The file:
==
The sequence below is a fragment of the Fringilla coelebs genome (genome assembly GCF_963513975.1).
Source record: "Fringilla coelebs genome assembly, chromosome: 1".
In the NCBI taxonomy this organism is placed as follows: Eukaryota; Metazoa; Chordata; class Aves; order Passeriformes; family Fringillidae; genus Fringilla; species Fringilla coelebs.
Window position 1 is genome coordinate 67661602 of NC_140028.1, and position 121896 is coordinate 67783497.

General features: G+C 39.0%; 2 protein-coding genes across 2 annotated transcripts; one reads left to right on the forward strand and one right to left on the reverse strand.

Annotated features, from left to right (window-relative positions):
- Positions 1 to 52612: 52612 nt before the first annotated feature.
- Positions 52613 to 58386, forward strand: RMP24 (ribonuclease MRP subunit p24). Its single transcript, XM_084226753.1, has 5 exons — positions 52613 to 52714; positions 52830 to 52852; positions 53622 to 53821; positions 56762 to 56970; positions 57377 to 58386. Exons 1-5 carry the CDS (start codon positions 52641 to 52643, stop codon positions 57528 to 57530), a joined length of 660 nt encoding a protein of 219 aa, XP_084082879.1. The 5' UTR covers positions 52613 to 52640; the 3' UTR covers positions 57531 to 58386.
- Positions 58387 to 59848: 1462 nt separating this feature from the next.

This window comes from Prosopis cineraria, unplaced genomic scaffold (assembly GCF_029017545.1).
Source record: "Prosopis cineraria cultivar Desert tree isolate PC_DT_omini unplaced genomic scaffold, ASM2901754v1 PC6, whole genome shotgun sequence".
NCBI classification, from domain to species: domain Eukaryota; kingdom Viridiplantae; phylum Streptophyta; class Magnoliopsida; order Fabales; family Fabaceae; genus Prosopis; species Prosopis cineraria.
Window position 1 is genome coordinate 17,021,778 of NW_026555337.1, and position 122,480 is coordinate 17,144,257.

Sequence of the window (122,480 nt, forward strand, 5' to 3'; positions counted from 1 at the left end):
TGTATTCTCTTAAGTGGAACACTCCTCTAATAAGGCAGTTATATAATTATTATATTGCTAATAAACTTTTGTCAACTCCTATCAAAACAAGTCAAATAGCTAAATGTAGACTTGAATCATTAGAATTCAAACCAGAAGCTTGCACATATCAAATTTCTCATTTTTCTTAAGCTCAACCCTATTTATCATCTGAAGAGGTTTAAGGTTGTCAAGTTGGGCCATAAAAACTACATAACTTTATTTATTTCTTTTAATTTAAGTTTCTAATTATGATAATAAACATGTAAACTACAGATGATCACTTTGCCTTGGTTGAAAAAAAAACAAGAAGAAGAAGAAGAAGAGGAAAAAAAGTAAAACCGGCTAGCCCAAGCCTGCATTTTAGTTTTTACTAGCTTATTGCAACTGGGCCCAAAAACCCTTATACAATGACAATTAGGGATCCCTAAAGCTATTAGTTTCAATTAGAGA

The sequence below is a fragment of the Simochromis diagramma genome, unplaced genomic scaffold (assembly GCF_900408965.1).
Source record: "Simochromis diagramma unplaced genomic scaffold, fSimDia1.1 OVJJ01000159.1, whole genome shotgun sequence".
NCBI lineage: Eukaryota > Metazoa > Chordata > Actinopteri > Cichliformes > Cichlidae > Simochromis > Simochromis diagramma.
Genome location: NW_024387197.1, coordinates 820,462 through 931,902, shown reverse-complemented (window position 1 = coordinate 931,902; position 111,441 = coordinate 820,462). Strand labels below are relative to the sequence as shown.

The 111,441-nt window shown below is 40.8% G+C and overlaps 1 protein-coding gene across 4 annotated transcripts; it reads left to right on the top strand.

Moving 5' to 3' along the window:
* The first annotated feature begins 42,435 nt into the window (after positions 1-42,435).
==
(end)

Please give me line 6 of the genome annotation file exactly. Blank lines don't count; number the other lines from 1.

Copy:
Annotated features, from left to right (window-relative positions):